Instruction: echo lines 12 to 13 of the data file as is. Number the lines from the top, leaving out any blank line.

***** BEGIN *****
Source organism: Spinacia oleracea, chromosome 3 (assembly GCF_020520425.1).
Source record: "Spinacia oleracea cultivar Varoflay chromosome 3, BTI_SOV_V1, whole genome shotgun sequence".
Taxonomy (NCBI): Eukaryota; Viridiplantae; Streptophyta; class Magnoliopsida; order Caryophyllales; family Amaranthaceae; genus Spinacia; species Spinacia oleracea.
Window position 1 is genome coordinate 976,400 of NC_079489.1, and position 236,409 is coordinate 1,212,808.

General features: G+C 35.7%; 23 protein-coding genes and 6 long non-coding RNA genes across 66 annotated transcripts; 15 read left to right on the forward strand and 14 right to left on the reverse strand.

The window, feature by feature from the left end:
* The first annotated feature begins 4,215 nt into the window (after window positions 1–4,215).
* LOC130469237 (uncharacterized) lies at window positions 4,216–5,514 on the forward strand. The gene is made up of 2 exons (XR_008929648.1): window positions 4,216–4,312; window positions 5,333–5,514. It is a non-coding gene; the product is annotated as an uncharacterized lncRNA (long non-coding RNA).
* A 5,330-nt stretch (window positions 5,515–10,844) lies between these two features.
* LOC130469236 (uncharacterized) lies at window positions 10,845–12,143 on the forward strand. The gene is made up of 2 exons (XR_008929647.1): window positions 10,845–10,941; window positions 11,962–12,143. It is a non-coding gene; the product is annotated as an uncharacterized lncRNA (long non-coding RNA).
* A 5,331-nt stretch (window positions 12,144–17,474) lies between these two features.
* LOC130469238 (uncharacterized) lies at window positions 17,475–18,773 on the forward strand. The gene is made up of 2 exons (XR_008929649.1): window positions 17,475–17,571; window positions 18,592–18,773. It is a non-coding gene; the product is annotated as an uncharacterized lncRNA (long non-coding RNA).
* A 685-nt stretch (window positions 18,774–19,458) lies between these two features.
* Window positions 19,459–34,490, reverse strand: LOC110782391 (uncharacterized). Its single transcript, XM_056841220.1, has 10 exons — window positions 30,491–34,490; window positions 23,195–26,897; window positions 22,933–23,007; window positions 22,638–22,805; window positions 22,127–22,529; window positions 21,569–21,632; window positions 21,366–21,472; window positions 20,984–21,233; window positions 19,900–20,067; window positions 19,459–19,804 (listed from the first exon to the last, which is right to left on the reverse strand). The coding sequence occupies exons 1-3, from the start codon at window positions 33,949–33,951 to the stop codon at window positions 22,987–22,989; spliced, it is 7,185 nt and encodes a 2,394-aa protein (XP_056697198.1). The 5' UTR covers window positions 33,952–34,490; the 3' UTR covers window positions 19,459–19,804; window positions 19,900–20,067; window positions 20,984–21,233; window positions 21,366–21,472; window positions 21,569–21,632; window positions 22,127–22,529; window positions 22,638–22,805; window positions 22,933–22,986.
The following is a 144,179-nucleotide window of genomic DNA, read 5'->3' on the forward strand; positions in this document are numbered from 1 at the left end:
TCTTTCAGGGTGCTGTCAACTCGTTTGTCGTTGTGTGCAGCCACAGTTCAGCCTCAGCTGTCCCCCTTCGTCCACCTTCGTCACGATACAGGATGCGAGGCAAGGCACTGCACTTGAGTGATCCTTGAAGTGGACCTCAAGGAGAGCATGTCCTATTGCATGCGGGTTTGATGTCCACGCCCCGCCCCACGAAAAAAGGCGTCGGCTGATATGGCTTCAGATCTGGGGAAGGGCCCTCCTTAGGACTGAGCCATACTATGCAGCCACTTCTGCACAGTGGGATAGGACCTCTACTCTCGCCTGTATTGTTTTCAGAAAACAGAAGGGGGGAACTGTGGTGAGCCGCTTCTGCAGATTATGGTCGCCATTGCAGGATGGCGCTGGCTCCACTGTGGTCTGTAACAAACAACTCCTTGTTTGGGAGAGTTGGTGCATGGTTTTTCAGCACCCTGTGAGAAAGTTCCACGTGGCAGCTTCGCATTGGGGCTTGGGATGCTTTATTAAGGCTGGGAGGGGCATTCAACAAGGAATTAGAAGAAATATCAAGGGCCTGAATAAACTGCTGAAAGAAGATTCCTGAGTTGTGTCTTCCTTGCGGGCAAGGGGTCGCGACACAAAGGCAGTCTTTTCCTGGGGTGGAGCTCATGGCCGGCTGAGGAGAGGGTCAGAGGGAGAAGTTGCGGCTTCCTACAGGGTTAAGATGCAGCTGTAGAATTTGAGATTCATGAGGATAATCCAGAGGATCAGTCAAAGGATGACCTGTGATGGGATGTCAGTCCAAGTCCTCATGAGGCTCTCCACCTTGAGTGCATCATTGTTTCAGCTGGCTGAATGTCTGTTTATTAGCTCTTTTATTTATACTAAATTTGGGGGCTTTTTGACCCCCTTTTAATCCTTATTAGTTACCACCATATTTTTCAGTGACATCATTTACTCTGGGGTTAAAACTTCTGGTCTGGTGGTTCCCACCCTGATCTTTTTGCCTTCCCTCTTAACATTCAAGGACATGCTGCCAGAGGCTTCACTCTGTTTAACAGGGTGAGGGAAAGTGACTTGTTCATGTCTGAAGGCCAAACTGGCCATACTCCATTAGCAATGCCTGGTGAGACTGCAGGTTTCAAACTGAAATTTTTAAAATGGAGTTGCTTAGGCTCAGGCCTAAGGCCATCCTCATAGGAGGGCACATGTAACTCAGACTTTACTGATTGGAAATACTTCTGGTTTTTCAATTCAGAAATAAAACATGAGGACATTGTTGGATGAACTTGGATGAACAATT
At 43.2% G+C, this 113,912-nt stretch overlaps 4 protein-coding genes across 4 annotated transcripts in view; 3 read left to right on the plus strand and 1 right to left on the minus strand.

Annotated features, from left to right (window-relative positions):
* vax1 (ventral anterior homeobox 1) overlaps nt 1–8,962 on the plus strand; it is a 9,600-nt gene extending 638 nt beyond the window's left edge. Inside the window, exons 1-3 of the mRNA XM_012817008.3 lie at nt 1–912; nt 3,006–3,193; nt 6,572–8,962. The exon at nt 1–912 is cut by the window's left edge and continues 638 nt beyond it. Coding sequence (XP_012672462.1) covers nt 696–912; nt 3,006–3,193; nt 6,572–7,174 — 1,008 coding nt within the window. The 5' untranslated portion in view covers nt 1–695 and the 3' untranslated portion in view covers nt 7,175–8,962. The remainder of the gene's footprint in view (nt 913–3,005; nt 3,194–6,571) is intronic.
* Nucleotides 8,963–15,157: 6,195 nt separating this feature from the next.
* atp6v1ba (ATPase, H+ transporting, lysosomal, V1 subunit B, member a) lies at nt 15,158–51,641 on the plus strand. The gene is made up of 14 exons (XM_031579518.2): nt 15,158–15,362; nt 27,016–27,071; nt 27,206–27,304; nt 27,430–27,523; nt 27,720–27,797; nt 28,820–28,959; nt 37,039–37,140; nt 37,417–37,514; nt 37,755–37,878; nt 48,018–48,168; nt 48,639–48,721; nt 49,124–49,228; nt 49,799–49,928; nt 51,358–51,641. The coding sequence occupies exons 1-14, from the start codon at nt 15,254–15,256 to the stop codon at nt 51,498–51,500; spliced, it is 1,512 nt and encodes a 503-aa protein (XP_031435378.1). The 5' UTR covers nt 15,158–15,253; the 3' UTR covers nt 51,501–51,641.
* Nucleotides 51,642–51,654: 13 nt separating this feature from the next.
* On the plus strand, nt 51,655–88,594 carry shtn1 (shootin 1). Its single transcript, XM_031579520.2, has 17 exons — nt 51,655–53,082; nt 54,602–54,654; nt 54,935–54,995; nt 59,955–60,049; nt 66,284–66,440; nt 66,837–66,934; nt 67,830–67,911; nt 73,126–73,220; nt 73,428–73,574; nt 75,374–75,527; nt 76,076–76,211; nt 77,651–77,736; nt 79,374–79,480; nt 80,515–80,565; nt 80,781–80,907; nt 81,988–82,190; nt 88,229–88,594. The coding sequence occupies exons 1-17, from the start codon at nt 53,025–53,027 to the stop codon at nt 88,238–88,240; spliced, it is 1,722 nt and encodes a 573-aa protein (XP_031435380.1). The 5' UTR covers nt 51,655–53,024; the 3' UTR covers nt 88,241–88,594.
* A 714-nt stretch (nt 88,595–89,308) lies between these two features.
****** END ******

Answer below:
* LOC130469238 (uncharacterized) lies at window positions 17,475–18,773 on the forward strand. The gene is made up of 2 exons (XR_008929649.1): window positions 17,475–17,571; window positions 18,592–18,773. It is a non-coding gene; the product is annotated as an uncharacterized lncRNA (long non-coding RNA).
* A 685-nt stretch (window positions 18,774–19,458) lies between these two features.